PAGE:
Announcements, announcements, announcements! It’s that time of the year, camp season! Whether you are a parent or a camper, getting ready for camp can be exciting but also nerve racking. Next week I am off to Camp Oasis Michigan and I have lots to do before I leave. But….being an experienced camp counselor helps with my long to-do list. Having a chronic illness and traveling anywhere can be a bit difficult. Specifically with camp, you may not have access to all of the foods and medications that you normally do.
The key is to plan, plan, plan.
Here are some tips for chronically ill (but awesome) campers and their parents before heading off to camp.
• Campers: If this is your first time at camp, congrats! I’m sure you will have an amazing time wherever you are headed. Contact your camp office and see if you can meet a camper who has experienced camp before camp even begins. This way you will get all of your questions answered and will have a friend at camp before it begins. Also find out what activities are available at camp.
• Parents: Talk to the camp director and medical staff before camp begins. Make sure the staff has all the information they need to make sure your child has an amazing time. This may include medication lists, emergency contact numbers, food restriction lists, etc.
• Campers/Parents: If you are taking medication at camp, make sure you have enough medication to get through camp and a little beyond. The last thing you want is to be scrambling for a pharmacy in the middle of the woods. Also bring extra medication in the bottles that they came in. It is always a good idea to have extra medication; better than not enough. If your child needs help taking/remembering to take their medication, ask the medical staff if they check to see if the campers take their meds or are able to administer the meds.
• Campers/Parents: Do you have diet restrictions? Let your camp know! Camp kitchens can be accommodating to many different diets. If there are specific ingredients that you can’t eat, check to see what the kitchen staff puts in the food. For example, I can’t eat garlic or onion and I asked the camp director if the grilled chicken had either of these ingredients. Even if the camp can accommodate you, I suggest bringing some snacks that you are able to eat. You never know when you will be hungry for a snack when the kitchen is closed. Many camps will allow you to store the food somewhere other than the cabins (to avoid bugs/animals)….just ask or suggest this option. If you decide to bring food to camp, plan what you want to bring a few days before you leave for camp. Go grocery shopping and get food specifically for camp. Decide if you want to bring refrigerated items like fruit or a special kind of milk. Find a small cooler in the house, stuff it with ice and place your items in there. Ask the camp if there is refrigerator access.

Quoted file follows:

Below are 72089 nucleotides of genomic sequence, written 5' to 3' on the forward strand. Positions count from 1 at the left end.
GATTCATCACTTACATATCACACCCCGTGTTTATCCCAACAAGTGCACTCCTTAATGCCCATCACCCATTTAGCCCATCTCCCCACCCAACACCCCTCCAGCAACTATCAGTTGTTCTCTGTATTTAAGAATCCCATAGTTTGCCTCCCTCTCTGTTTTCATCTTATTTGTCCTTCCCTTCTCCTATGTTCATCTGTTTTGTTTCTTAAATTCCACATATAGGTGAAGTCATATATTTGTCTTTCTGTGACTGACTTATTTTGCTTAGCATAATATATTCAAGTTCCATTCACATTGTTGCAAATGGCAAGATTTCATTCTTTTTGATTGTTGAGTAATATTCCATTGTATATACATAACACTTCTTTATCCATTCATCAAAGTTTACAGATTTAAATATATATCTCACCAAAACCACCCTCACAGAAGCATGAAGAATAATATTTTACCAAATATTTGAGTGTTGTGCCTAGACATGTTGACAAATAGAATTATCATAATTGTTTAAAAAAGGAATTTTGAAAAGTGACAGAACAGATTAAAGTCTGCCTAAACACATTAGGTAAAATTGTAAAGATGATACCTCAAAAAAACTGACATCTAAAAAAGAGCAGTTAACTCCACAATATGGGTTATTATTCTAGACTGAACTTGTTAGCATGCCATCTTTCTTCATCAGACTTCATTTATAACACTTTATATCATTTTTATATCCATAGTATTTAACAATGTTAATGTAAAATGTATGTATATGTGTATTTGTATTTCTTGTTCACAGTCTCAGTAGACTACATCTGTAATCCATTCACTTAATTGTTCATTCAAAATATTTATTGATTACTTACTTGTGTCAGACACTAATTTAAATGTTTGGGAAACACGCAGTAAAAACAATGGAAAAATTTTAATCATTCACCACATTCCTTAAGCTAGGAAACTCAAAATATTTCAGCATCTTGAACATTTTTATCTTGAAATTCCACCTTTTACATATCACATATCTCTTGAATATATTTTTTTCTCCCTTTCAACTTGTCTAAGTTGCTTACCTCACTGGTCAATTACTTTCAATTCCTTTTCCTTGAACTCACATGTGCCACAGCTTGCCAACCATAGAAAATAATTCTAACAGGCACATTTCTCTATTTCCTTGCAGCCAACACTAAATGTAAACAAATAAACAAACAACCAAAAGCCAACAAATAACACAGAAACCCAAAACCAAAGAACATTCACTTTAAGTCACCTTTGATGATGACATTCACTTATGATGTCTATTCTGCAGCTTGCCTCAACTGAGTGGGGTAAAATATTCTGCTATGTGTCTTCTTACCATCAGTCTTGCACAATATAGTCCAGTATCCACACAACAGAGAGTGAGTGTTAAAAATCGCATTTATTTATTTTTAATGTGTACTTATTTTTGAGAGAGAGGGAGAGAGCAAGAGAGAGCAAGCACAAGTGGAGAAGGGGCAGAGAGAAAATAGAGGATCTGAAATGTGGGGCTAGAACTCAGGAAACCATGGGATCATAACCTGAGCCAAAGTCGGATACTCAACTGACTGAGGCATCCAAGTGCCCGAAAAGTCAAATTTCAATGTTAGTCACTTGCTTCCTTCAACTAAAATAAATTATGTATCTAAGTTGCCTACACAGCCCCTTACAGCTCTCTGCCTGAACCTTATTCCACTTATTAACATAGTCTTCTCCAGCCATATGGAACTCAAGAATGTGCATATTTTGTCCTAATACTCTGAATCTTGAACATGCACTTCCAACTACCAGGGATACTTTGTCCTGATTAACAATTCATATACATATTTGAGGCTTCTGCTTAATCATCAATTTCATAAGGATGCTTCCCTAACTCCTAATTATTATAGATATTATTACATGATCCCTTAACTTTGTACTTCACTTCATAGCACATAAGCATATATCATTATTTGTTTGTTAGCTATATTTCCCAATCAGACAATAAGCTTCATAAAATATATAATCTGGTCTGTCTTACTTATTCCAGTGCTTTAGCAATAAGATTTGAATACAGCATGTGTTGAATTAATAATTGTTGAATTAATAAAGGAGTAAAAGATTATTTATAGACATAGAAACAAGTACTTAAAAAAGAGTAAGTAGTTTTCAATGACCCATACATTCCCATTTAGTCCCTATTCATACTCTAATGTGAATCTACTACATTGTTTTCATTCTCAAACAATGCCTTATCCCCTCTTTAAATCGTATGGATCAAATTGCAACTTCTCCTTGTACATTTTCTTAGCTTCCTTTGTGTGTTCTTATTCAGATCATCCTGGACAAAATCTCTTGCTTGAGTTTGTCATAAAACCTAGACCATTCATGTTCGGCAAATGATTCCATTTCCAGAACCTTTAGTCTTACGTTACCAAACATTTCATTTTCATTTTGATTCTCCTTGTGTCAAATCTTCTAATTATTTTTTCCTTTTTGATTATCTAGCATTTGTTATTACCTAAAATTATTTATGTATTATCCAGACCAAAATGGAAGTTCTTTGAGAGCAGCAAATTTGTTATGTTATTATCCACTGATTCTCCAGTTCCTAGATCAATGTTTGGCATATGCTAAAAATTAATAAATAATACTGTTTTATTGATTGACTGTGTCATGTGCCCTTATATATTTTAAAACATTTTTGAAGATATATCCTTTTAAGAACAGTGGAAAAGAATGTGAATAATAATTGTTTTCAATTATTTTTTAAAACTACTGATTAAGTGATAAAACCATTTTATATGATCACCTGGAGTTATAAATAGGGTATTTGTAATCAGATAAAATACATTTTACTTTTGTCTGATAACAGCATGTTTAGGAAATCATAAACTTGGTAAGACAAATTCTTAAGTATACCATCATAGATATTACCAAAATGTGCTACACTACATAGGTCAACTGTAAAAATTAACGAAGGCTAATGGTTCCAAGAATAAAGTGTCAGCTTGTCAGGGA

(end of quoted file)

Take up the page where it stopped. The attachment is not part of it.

• Parents: Is your camper going away to camp for the first time? It’s normal for you both to be a little antsy. If your child is worried about camp, assure the camper that he or she will be fine. Talk about all of the exciting activities that your camper can look forward to. Make sure to answer your child’s questions. Contact the camp for any questions that you can’t answer. Your child may be nervous about being away from home. Think about sending a stuffed animal or blanket that comforts your child. You are probably nervous sending your kid to camp as well. Having the confidence that you child will be safe and have an incredible experience at camp will also ease your child’s anxiety. Be hesitant about visiting your child at camp. This is probably one of the few opportunities that your child will be able to be around kids his/her age that also have the same chronic illness. Let your child enjoy the experience on their own.
• Campers/Parents: HAVE FUN! Parents you are down a kid for a few days, take some time for yourself. Campers, enjoy the experience!
Chronically Awesome Camps:
CCFA Camp Oasis (kids living with Inflammatory Bowel Disease) http://www.ccfa.org/get-involved/camp-oasis/find-a-camp/
American Diabetes Association Camp Finder http://www.diabetes.org/in-my-community/diabetes-camp/camps/
Camp Kesem (kids with parents affected by Cancer) http://campkesem.org/find-a-camp
Asthma Camps http://www.asthmacamps.org/
Camps for kids affected by cancer http://www.cancer.net/navigating-cancer-care/children/camps-and-retreats-families-and-children-affected-cancer